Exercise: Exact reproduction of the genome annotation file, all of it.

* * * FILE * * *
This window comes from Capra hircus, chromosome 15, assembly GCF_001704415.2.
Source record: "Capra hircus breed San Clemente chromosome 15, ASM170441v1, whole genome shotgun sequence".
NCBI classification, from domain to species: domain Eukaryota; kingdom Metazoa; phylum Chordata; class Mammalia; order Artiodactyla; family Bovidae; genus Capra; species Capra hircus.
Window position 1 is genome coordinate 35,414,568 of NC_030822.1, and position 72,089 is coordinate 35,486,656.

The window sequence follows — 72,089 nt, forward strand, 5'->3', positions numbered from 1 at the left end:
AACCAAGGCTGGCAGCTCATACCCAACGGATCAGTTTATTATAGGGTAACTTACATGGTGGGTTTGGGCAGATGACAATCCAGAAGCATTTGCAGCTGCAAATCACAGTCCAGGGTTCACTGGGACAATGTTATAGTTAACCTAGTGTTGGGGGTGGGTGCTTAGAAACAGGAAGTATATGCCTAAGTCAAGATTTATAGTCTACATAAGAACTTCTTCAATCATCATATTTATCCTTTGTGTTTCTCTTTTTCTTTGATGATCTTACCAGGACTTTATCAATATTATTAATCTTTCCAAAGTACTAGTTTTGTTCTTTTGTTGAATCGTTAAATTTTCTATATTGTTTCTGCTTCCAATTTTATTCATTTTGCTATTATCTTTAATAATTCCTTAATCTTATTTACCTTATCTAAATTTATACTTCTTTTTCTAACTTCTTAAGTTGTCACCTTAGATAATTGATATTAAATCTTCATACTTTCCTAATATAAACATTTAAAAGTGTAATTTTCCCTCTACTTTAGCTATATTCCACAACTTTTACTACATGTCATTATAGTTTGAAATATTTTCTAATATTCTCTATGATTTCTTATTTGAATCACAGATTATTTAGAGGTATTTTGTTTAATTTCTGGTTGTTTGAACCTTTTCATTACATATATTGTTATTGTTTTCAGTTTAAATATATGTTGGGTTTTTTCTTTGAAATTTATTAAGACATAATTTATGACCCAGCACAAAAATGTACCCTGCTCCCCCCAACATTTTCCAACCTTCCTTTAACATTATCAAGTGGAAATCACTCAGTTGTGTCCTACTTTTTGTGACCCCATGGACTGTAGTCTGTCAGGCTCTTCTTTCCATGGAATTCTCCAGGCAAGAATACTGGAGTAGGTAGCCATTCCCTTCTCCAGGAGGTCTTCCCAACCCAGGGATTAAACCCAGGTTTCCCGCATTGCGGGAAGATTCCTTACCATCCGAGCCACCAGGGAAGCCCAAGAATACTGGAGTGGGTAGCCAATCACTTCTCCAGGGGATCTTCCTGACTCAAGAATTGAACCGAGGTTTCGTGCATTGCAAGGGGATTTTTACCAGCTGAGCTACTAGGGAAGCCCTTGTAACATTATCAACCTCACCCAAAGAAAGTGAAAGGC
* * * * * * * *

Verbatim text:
This window comes from Capra hircus, chromosome 15, assembly GCF_001704415.2.
Source record: "Capra hircus breed San Clemente chromosome 15, ASM170441v1, whole genome shotgun sequence".
NCBI classification, from domain to species: domain Eukaryota; kingdom Metazoa; phylum Chordata; class Mammalia; order Artiodactyla; family Bovidae; genus Capra; species Capra hircus.
Window position 1 is genome coordinate 35,414,568 of NC_030822.1, and position 72,089 is coordinate 35,486,656.

The window sequence follows — 72,089 nt, forward strand, 5'->3', positions numbered from 1 at the left end:
AACCAAGGCTGGCAGCTCATACCCAACGGATCAGTTTATTATAGGGTAACTTACATGGTGGGTTTGGGCAGATGACAATCCAGAAGCATTTGCAGCTGCAAATCACAGTCCAGGGTTCACTGGGACAATGTTATAGTTAACCTAGTGTTGGGGGTGGGTGCTTAGAAACAGGAAGTATATGCCTAAGTCAAGATTTATAGTCTACATAAGAACTTCTTCAATCATCATATTTATCCTTTGTGTTTCTCTTTTTCTTTGATGATCTTACCAGGACTTTATCAATATTATTAATCTTTCCAAAGTACTAGTTTTGTTCTTTTGTTGAATCGTTAAATTTTCTATATTGTTTCTGCTTCCAATTTTATTCATTTTGCTATTATCTTTAATAATTCCTTAATCTTATTTACCTTATCTAAATTTATACTTCTTTTTCTAACTTCTTAAGTTGTCACCTTAGATAATTGATATTAAATCTTCATACTTTCCTAATATAAACATTTAAAAGTGTAATTTTCCCTCTACTTTAGCTATATTCCACAACTTTTACTACATGTCATTATAGTTTGAAATATTTTCTAATATTCTCTATGATTTCTTATTTGAATCACAGATTATTTAGAGGTATTTTGTTTAATTTCTGGTTGTTTGAACCTTTTCATTACATATATTGTTATTGTTTTCAGTTTAAATATATGTTGGGTTTTTTCTTTGAAATTTATTAAGACATAATTTATGACCCAGCACAAAAATGTACCCTGCTCCCCCCAACATTTTCCAACCTTCCTTTAACATTATCAAGTGGAAATCACTCAGTTGTGTCCTACTTTTTGTGACCCCATGGACTGTAGTCTGTCAGGCTCTTCTTTCCATGGAATTCTCCAGGCAAGAATACTGGAGTAGGTAGCCATTCCCTTCTCCAGGAGGTCTTCCCAACCCAGGGATTAAACCCAGGTTTCCCGCATTGCGGGAAGATTCCTTACCATCCGAGCCACCAGGGAAGCCCAAGAATACTGGAGTGGGTAGCCAATCACTTCTCCAGGGGATCTTCCTGACTCAAGAATTGAACCGAGGTTTCGTGCATTGCAAGGGGATTTTTACCAGCTGAGCTACTAGGGAAGCCCTTGTAACATTATCAACCTCACCCAAAGAAAGTGAAAGGC